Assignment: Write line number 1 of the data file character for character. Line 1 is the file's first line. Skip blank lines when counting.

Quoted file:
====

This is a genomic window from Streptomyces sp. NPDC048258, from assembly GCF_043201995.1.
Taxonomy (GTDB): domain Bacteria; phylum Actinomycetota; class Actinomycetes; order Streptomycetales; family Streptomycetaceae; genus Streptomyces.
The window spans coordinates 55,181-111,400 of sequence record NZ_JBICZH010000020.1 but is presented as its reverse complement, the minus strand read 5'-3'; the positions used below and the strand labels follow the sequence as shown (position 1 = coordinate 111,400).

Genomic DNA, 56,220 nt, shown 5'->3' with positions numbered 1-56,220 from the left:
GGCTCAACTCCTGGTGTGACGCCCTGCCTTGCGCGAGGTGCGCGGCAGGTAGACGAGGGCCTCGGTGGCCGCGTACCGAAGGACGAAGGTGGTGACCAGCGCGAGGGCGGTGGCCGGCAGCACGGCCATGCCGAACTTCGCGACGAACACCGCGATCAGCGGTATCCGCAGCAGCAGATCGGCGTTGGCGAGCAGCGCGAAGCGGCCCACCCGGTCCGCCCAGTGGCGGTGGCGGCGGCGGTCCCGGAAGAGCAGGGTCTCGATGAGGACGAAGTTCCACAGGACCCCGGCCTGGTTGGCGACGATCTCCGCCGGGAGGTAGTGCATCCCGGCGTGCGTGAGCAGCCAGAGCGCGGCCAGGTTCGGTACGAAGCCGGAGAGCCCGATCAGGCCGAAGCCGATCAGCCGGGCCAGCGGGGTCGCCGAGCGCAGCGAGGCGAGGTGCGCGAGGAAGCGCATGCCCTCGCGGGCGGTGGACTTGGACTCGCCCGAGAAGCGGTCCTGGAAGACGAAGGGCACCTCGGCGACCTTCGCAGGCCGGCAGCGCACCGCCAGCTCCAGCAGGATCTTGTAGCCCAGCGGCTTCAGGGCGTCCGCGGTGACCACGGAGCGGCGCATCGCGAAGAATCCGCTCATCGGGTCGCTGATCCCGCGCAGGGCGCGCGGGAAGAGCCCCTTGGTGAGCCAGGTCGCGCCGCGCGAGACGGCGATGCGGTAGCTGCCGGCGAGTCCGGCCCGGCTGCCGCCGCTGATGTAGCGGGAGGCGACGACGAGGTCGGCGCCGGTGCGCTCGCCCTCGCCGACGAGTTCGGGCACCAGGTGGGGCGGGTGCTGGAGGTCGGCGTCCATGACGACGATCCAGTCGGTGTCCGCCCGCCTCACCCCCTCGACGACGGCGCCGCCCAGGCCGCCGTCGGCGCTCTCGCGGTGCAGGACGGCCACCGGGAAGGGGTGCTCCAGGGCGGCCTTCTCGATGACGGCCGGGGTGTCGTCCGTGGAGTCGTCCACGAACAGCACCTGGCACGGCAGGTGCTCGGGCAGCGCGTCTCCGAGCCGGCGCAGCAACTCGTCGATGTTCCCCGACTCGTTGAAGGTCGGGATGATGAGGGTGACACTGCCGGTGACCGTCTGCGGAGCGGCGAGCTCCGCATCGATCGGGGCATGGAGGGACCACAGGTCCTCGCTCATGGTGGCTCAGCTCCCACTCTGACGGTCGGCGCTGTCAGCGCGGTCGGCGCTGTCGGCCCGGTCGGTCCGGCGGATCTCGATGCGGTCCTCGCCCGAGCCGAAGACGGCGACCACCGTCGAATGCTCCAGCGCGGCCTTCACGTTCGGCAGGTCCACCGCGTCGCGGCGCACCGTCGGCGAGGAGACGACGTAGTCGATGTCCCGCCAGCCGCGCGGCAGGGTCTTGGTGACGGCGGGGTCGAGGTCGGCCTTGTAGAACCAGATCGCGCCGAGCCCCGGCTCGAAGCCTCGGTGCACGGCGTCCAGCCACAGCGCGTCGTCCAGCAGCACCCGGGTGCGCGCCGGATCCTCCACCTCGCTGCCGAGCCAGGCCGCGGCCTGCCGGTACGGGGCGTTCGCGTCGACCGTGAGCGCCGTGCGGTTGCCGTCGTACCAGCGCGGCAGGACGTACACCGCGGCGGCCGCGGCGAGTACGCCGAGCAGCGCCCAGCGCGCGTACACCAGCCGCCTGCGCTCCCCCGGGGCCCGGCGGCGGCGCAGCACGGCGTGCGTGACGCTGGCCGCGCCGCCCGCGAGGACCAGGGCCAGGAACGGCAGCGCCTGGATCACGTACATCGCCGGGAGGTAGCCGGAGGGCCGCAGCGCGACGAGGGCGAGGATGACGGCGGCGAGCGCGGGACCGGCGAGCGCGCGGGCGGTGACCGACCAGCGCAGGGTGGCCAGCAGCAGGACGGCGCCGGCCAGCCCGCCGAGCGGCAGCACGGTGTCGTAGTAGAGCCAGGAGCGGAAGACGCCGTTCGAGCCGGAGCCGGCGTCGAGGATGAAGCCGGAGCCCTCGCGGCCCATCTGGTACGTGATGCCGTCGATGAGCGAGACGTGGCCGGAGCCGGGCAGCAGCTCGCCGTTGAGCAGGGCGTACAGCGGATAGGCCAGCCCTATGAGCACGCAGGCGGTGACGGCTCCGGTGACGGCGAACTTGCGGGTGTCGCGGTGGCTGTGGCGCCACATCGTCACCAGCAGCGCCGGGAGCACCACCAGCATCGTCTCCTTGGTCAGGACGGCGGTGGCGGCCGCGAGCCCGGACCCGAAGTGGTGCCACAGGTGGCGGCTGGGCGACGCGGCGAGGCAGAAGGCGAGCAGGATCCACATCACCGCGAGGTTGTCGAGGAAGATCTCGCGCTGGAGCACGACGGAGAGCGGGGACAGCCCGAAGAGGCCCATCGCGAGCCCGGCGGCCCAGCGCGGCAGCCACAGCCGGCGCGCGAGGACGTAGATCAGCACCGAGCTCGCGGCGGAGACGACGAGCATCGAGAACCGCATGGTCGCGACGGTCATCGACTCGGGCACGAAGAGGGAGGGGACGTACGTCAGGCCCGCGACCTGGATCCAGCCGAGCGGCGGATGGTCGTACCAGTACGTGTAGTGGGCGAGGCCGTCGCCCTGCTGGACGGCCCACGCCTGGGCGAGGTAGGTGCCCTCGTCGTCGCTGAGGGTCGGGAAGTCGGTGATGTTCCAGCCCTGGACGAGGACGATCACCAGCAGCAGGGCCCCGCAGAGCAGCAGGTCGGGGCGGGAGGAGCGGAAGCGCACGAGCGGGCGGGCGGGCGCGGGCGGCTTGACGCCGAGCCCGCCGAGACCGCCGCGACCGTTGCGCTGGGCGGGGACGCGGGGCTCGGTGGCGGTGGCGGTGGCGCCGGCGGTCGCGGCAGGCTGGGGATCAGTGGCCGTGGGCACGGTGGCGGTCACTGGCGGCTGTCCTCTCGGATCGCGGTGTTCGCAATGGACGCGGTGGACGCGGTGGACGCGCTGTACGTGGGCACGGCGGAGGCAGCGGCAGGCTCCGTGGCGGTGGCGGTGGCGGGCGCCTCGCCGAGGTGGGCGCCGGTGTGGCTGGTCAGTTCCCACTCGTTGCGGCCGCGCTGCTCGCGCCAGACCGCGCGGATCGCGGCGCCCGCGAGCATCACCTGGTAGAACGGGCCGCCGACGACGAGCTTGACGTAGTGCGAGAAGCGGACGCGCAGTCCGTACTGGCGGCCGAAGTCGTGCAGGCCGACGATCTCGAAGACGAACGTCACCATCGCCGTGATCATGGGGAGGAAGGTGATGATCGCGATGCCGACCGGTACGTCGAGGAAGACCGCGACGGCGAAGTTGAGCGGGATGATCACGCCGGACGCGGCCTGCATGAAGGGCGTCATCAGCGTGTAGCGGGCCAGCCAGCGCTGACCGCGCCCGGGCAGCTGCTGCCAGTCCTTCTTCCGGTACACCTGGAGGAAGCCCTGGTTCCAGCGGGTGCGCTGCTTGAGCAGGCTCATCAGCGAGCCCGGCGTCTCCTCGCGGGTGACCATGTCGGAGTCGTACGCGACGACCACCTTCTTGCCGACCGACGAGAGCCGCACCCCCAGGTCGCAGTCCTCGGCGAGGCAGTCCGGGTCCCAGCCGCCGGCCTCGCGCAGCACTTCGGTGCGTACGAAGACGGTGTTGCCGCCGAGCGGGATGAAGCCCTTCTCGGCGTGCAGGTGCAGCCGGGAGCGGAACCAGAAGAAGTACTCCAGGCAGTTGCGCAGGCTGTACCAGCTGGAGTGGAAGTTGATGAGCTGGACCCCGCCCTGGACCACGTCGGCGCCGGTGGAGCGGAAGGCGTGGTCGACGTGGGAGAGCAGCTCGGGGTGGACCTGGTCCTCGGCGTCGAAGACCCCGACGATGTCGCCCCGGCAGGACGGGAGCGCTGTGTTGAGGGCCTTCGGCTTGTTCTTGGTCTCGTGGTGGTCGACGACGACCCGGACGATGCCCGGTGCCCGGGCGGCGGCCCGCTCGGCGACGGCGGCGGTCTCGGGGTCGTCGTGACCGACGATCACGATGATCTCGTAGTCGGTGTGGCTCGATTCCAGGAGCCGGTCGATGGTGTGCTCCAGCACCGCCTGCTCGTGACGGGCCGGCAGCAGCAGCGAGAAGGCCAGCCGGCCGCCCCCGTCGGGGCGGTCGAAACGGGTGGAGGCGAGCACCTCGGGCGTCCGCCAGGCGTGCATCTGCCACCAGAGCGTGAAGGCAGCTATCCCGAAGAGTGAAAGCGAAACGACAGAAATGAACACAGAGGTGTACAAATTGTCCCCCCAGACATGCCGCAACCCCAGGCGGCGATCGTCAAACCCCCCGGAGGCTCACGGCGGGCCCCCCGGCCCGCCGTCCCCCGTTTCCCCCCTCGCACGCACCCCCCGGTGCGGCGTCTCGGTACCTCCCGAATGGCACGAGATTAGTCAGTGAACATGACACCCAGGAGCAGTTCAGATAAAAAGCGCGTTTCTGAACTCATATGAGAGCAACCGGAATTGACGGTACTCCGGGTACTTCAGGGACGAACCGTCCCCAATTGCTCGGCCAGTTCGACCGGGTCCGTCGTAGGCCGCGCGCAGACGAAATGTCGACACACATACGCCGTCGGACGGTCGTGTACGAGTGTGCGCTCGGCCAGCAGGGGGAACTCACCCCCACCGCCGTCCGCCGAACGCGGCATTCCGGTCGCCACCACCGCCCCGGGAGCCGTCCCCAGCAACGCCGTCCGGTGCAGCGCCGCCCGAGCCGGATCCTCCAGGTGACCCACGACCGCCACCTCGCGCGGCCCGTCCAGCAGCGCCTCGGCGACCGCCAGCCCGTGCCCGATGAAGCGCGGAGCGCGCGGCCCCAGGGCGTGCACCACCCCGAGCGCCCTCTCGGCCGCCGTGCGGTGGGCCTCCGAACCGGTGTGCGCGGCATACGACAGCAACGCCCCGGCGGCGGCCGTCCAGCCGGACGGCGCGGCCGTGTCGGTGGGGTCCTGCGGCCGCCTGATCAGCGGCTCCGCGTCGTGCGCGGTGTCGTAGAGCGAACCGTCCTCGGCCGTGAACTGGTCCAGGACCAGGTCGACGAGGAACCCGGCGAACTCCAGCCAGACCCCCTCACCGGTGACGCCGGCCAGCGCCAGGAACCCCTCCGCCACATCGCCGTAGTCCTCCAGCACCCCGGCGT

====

This is a genomic window from Streptomyces sp. NPDC048258, from assembly GCF_043201995.1.